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This Just In: Education Plays Key Role in Stimulus Package (page 3)

This Just In: Education Plays Key Role in Stimulus Package

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Updated on Feb 23, 2009

Friends to the bill or foe, all experts agree that it represents a big change in national policy.

It’s not just the amount of money that makes this bill historic, it also symbolizes a shift in the government’s role in education. Traditionally, the feds have been a minority partner in education, providing about 7 percent of total funding for education, usually in the form of aid to at-risk and special education students. With this bill’s passage, they’d be funding about 20 percent of education, including help for building construction and teacher pay.

Griffith says education analysts see it as a changing of the guards. Once states and districts start taking federal money, “Who’s going to be calling the shots?” he says. “The debate for several decades has been state vs. local. States have slowly taken over control, but the feds have been on the side-lines. Now it’s a three-way debate: state, local, or federal.”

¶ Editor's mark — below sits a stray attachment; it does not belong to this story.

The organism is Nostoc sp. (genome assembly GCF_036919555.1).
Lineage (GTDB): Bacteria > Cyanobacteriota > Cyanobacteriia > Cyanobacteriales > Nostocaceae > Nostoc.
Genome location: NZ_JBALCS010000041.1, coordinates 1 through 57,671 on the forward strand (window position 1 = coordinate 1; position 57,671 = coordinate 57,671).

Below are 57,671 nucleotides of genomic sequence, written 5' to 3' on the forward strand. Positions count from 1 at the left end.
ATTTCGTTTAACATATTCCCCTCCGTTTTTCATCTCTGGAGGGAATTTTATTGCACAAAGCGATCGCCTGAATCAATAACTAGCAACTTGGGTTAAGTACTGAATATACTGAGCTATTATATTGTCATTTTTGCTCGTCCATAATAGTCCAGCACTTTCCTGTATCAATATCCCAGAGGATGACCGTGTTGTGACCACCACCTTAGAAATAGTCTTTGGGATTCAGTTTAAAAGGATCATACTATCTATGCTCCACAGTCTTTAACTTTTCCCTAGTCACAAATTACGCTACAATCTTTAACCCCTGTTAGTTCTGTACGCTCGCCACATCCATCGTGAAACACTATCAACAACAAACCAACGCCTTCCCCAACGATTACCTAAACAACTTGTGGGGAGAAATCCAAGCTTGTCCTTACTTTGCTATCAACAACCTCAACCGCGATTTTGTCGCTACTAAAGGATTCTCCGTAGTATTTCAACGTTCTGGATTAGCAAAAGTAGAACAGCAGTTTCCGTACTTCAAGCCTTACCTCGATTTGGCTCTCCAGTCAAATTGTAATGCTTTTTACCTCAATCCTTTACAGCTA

The U.S. Senate Committee on Appropriations issued a statement that Congress needs a bold plan to “lay the foundation for American's economic competitiveness in the 21st century,” and based on how the money is divvied up, it's clear they see educating the future workforce as playing a key role in that endeavor.

In terms of immediate stimulus, Education Secretary Arne Duncan says the package will prevent “literally hundreds of thousands of teacher layoffs.” And, more than just preventing layoffs, Duncan says the money set aside to fix America's deteriorating schools will create many new construction jobs.

Skeptics project that only a small number of new jobs will be created, and that the plan will, instead, diminish fiscal discipline among school officials. “I would argue that when it’s free money coming from Washington there’s less incentive for local people to worry about how it’s being spent,” Hess says. And since the money has an expiration date of two years, experts worry what will happen once 2011 rolls around.

For right now, school officials, in the throws of budget season, are chomping at the bit to find out how much they’ll receive. “The longer it takes to get clear details of this, the greater the problems,” Griffith says. If the bill stalls, districts will have to put their budgets on hold, and that presents myriad challenge; schools can’t make purchase decisions and teachers will be in limbo about their employment status.

Regardless of where the package goes from here, it shows a clear message that the federal government wants to give more money—and place a greater stake—in the education of American school children.

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